Open Concept Floor Plans
Updated: Sep 21
One of the most prevalent terms in 2020 and the current real estate market pertains to home buyers and investors contemplating the removal of walls. It's highly likely that you, as either a home buyer or an investor, have encountered the need to remove one or more walls.
The pursuit of an open concept floor plan often involves removing load-bearing walls, and this has become the new standard. To accomplish this safely, it's essential to specify an LVL (Laminated Veneer Lumber) beam capable of supporting the load and transferring it safely to a foundational element.
In my role as a structural engineer, I receive numerous inquiries related to evaluating the structural integrity of walls and supports, providing recommendations for wall removal, and sizing the LVL beam that will replace the wall, including connections and supporting posts.
Regrettably, not all investors and homeowners are aware of the necessity to consult with a licensed engineer when considering the removal of a load-bearing wall. When dealing with a load-bearing wall, it's crucial to understand the following:
Load Distribution: The main load-bearing wall in the center of your house often carries a significantly heavier load compared to one of your foundation walls, frequently double the load or more.
Load Redistribution: The distribution of load on the structural member beneath the wall being removed will change, especially if the wall was originally supported by an old beam with few supports spanning 9 to 10 feet apart. This change can potentially pose challenges.
Stress Concentration: Without accounting for localized stress concentration, future issues such as cracks and significant floor sagging may arise.
In such situations, consulting with a competent and the right structural engineer is unquestionably a worthwhile investment. It's essential to research the engineering background and competency of the engineer, especially when making significant alterations to a structural member.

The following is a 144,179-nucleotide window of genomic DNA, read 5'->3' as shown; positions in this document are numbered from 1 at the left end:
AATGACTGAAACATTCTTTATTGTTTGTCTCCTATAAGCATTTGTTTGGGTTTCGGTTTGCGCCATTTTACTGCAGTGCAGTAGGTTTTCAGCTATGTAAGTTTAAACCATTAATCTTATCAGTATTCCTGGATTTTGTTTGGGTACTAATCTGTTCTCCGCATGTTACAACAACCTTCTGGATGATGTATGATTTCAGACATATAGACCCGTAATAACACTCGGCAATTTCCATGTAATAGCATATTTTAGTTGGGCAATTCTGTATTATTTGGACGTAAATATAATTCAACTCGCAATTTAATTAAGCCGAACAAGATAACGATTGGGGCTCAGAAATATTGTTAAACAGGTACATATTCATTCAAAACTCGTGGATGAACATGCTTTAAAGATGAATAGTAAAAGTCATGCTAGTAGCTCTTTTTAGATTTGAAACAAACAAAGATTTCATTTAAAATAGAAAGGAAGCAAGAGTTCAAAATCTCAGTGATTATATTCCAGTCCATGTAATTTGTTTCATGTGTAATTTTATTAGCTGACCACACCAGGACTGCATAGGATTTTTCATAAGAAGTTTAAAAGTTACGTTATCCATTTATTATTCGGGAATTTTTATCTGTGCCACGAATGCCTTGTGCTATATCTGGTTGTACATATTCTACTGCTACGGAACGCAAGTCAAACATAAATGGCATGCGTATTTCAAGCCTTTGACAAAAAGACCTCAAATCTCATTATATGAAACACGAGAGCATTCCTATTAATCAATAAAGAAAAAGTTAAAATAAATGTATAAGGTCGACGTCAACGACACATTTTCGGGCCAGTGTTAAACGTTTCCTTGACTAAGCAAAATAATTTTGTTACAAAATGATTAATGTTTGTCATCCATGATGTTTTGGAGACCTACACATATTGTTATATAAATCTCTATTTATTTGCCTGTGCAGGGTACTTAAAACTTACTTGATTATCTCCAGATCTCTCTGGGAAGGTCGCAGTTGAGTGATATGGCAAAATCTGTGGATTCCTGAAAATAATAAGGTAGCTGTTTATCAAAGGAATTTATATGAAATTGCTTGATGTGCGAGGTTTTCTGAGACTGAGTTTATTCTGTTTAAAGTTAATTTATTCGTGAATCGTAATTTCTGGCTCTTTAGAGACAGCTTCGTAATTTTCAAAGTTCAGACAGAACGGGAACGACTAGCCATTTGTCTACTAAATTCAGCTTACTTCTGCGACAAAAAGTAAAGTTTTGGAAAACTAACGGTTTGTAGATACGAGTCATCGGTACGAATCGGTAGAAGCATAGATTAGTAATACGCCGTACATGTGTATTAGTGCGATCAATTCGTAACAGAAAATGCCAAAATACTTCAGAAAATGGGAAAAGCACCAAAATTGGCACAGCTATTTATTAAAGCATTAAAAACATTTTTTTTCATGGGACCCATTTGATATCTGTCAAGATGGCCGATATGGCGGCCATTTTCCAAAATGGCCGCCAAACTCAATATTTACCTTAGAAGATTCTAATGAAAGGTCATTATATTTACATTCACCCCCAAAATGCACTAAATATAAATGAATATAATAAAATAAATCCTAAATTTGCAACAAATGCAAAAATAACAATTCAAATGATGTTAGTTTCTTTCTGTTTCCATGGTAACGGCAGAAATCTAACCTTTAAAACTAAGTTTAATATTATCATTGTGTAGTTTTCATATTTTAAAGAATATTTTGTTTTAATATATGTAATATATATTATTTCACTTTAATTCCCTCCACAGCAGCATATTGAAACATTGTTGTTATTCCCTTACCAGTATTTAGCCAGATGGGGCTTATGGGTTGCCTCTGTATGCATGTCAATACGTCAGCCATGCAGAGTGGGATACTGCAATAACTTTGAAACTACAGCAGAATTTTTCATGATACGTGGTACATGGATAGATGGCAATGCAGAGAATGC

Your safety, the integrity of your property, and the prevention of potential future problems hinge on these decisions.
The Impact of an Improperly Designed Load-Bearing Beam:
In my years of performing structural engineering evaluations, I've encountered numerous homes where a load-bearing wall was removed and replaced with an LVL beam. Unfortunately, in many cases, these beams were either installed incorrectly or were undersized due to various reasons. Here are some telltale signs of such issues:
Sags on the Floor: One of the most noticeable signs is sagging in the floor above the area where a wall was removed and an undersized beam was used. This sagging occurs because the beam is unable to adequately support the load.
Wall Cracks: Cracks in the walls near the post/beam attachment points are another common indication of problems. The structural integrity is compromised, leading to visible damage.
Stress Signs: Stress marks and signs of overloading on the structural beam beneath the removed wall are often observed. These are clear indicators that the beam is not adequately handling the load it was designed for.
Furthermore, I've recently come across cases where lateral loads were not considered during the design, leading to lateral torsion on the beam and causing stress cracks. Unfortunately, many people overlook this critical aspect of structural design.
To save yourself, as well as your future buyers, from unnecessary headaches and, in some cases, potential legal responsibilities, it's crucial to consult with a competent and licensed structural engineer. We have the expertise to assess your specific situation, recommend appropriate solutions, and ensure your home's structural integrity.
Don't hesitate to reach out to us today. Let us evaluate your needs and assist you in ensuring the safety and stability of your home.
For more information, please visit our website at www.pittdes.com or give us a call at 724.949.0004. We're here to help.
Written by Firas Abdelahad, P.E.
Firas Abdelahad has been a practicing structural engineer since 2005, collaborating with a diverse range of professionals, including consultants, architects, investors, homeowners, contractors, and subcontractors. Together, they tackle the various challenges that can arise during the design and construction phases of projects.